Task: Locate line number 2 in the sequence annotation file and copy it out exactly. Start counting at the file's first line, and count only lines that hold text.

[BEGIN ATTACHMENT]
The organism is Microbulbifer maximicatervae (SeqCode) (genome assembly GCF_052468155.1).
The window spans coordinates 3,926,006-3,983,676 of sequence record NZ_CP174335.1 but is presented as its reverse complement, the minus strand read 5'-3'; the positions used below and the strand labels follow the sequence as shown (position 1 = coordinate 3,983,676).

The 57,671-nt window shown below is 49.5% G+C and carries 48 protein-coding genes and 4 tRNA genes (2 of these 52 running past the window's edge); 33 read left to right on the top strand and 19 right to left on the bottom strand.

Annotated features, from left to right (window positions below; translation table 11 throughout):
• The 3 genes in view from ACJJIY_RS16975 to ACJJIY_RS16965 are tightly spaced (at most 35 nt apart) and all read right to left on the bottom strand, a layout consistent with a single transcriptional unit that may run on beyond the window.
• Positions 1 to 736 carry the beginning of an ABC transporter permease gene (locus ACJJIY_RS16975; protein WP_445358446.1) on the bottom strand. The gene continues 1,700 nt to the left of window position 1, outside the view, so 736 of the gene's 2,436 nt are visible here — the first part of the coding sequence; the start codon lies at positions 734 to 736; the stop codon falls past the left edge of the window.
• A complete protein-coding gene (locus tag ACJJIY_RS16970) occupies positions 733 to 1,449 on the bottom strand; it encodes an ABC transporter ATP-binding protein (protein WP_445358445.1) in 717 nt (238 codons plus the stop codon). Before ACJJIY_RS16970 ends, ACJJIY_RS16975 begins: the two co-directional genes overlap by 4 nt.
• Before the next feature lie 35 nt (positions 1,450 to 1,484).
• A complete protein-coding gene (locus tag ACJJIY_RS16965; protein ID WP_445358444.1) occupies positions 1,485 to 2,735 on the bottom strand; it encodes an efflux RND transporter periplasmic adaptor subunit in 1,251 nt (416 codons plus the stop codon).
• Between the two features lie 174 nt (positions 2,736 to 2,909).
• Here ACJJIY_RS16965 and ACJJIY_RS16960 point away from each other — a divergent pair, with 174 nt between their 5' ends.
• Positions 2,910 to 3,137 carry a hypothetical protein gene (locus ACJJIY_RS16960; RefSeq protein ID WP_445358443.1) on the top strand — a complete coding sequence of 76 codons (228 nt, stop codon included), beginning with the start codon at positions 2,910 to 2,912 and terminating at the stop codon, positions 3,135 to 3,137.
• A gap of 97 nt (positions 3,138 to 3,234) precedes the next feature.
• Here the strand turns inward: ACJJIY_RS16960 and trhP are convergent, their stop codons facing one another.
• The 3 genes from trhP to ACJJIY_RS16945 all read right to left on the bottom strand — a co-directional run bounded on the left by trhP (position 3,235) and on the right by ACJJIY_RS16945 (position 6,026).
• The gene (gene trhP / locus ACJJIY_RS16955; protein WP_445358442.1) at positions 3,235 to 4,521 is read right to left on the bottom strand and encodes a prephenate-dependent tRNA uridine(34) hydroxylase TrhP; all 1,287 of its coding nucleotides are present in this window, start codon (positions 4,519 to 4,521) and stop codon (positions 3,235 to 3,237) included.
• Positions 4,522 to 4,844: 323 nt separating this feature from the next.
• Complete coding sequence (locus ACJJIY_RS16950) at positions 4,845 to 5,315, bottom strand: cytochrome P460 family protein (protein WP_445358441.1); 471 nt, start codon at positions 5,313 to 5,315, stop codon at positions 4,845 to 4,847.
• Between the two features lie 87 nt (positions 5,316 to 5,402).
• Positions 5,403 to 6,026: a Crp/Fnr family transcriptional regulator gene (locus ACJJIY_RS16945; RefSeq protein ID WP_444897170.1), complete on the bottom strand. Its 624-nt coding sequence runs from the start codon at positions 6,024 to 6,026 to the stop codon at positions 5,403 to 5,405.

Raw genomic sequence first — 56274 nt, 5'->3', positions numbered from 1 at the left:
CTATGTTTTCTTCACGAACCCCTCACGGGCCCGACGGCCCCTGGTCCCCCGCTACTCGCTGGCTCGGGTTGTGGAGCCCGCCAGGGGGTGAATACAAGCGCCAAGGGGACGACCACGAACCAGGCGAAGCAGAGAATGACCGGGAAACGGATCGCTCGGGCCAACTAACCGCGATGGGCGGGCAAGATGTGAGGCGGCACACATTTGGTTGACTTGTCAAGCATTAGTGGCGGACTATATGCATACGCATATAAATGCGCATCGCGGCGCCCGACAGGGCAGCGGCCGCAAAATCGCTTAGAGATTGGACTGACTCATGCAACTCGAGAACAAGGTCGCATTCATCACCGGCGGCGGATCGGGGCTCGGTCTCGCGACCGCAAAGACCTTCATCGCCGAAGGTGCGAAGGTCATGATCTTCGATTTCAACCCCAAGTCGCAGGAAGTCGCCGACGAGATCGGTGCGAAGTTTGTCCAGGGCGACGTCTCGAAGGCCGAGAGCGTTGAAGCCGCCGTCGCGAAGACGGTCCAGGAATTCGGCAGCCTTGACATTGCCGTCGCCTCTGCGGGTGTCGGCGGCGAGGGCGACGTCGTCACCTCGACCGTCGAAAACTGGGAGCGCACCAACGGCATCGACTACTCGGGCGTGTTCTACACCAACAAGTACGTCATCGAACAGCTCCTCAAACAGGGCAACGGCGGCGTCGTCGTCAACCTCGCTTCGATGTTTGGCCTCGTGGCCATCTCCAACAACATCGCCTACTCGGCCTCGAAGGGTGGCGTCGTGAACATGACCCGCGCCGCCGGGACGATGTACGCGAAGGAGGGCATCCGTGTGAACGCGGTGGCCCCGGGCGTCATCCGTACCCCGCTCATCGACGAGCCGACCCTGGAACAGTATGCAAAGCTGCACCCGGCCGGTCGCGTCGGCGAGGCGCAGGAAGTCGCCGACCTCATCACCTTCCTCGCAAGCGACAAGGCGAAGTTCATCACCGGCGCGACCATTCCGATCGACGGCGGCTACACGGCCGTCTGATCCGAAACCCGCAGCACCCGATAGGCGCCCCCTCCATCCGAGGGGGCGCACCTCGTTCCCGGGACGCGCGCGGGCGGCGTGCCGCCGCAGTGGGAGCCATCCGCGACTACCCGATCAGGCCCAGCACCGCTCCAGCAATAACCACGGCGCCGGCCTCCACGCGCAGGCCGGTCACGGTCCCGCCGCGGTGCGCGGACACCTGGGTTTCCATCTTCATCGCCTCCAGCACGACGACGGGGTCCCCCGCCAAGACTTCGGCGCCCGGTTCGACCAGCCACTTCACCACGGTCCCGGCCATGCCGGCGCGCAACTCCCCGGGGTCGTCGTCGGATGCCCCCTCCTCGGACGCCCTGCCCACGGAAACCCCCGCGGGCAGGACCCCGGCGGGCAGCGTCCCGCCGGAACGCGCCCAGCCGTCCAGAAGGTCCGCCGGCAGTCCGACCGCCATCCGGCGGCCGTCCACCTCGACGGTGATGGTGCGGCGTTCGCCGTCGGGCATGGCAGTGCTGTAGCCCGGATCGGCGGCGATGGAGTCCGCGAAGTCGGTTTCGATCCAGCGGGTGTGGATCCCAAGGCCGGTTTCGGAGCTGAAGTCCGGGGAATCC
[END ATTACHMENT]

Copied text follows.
The window spans coordinates 3,926,006-3,983,676 of sequence record NZ_CP174335.1 but is presented as its reverse complement, the minus strand read 5'-3'; the positions used below and the strand labels follow the sequence as shown (position 1 = coordinate 3,983,676).